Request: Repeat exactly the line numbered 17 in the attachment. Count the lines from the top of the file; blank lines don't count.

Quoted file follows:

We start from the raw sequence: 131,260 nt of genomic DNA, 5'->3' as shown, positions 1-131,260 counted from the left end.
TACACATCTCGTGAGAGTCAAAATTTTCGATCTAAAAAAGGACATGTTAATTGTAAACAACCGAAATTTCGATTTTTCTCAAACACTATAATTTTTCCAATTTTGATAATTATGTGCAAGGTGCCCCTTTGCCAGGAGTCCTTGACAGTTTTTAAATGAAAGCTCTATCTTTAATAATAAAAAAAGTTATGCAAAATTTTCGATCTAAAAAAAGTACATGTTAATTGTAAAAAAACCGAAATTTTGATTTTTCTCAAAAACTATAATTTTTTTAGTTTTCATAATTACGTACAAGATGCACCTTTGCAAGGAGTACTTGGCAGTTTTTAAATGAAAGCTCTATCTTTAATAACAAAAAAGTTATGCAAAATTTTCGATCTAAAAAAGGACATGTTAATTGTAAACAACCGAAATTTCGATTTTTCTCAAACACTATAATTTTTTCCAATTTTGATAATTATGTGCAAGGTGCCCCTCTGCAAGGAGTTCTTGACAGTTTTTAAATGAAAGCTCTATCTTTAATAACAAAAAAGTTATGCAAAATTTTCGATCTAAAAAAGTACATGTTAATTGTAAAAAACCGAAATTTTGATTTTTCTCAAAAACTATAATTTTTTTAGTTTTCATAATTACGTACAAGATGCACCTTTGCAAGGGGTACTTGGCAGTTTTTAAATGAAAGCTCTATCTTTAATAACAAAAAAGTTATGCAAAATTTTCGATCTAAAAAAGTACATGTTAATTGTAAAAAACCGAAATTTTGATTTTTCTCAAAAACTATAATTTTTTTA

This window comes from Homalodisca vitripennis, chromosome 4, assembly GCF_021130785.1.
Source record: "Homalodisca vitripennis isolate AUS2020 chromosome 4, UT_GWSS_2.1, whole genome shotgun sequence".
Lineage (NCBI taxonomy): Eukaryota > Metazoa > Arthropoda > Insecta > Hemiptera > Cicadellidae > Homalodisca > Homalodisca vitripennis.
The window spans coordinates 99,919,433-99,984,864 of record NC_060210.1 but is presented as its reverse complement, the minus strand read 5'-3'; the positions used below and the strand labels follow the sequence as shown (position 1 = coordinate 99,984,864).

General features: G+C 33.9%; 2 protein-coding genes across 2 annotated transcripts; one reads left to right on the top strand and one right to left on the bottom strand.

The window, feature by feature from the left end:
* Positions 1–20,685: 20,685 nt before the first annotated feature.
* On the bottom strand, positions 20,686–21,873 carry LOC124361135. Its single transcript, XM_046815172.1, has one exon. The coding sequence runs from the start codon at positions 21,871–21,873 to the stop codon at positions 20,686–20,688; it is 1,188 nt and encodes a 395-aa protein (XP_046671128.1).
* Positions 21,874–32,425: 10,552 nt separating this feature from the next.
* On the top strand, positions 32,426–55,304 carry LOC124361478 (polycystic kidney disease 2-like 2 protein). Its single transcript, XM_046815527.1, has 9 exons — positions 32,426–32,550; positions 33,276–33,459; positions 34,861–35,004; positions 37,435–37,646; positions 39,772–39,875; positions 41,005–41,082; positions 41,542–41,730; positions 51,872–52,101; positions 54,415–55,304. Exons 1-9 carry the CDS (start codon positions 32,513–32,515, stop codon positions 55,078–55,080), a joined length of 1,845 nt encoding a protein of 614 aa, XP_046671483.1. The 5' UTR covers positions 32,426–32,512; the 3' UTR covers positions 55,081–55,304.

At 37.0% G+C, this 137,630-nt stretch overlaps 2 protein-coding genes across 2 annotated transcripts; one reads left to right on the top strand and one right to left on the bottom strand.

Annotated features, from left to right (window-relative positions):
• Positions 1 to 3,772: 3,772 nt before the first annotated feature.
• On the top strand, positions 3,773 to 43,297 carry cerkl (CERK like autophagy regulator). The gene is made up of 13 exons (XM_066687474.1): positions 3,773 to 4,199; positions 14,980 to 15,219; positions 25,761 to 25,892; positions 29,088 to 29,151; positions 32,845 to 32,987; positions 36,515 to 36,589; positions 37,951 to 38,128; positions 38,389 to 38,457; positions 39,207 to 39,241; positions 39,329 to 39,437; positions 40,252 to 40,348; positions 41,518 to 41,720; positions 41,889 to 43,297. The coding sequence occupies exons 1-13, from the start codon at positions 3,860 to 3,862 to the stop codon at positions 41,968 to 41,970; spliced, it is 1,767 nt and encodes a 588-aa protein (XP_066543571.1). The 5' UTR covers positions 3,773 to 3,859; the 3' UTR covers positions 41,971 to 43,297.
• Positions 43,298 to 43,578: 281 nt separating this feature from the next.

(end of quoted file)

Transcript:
• Positions 43,298 to 43,578: 281 nt separating this feature from the next.